AFP – China has transferred two destroyers and nine other ex-navy vessels to its maritime surveillance fleet, reports said Monday, as it moves to beef up its position in bitter territorial rows with Japan and other neighbours.
Beijing renovated the ships and transferred them to surveillance operations to “alleviate the insufficiency of vessels used to protect maritime interests”, said a report on Tencent, one of China’s major news portals.
China is embroiled in a maritime dispute with Japan that has seen tensions between the two Asian giants, the world’s second- and third-largest economies, at times reach fever pitch.
It is also engaged in a simmering row with its southern neighbours over its claim to vast swathes of the South China Sea.
Ground beef processor AFA Foods filed for bankruptcy protection on Monday and said it plans to sell some or all of its assets, citing the impact of media coverage related to a meat filler critics have dubbed “pink slime.”
Meat processors have faced a backlash over the use of an ammonia-treated beef filler they call “finely textured beef.” Food activists have campaigned to have it banned arguing the product was unappetizing, but supporters say the product is safe to eat.
AFA is one of the largest ground beef processors in the United States and produces more than 500 million pounds of ground beef products annually, the company said in documents filed in U.S. Bankruptcy Court in Wilmington, Delaware.
Safeway, SUPERVALU and Food Lion announced today that they will no longer carry what the meat industry calls “lean finely textured beef,” something the public has come to know as “pink slime.”
All three companies site customer concerns as one of the primary reasons for the change.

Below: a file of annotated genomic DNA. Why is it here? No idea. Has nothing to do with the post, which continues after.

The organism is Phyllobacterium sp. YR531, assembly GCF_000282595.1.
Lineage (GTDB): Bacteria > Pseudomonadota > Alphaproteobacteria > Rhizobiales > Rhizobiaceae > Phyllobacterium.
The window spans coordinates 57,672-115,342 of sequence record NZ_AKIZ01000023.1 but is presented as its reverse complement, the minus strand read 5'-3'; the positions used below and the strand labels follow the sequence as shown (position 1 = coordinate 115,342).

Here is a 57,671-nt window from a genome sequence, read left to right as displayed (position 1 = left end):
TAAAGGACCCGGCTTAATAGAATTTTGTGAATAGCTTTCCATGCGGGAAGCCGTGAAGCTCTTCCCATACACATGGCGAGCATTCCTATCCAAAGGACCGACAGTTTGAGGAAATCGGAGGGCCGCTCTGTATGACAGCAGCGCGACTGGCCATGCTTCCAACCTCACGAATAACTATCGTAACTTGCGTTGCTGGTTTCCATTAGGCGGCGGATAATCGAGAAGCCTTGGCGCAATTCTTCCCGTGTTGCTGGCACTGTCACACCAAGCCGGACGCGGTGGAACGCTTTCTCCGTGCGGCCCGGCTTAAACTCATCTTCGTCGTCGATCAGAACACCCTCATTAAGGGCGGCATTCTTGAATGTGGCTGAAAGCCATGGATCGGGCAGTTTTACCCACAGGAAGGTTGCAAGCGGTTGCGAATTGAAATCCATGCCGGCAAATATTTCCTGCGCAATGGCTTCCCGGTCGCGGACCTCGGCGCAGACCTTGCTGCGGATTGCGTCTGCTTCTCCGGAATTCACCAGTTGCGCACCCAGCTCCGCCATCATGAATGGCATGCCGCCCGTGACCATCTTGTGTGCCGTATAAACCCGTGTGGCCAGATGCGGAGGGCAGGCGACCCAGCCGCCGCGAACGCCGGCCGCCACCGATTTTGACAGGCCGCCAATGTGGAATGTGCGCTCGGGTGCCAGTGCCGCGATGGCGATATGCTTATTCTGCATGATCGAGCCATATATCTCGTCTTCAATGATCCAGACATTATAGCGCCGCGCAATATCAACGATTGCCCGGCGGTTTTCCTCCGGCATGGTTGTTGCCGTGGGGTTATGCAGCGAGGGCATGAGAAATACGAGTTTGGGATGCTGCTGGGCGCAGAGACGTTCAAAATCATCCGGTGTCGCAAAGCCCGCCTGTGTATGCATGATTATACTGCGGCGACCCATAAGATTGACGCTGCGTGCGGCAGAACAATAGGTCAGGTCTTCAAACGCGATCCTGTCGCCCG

“While the USDA and food industry experts agree that lean, finely textured beef is safe and wholesome, recent news stories have caused considerable consumer concern about this product. Safeway will no longer purchase ground beef containing lean, finely textured beef,” the company said in a statement.
WASHINGTON – When McDonald’s and other fast-food chains announced last month that “pink slime” was no longer being used in their burgers, some thought that the product — beef trimmings treated with ammonium hydroxide — had disappeared from the nation’s food supply. But a new report in the Daily tablet newspaper suggests that the slime will appear in school lunches this spring — 7 million pounds of it.
The U.S. Department of Agriculture, schools and school districts plan to buy the treated meat from Beef Products Inc. for the national school-lunch program in coming months. The USDA said that all of its ground-beef purchases “meet the highest standard for food safety” and that ammonium hydroxide is “generally recognized as safe.” It also said it strengthened ground-beef safety standards in recent years.
The world’s first “test-tube” meat, a hamburger made from a cow’s stem cells, will be produced this fall, Dutch scientist Mark Post told a major science conference on Sunday.
Post’s aim is to invent an efficient way to produce skeletal muscle tissue in a laboratory that exactly mimics meat, and eventually replace the entire meat-animal industry.
The ingredients for his first burger are “still in a laboratory phase,” he said, but by fall “we have committed ourselves to make a couple of thousand of small tissues, and then assemble them into a hamburger.”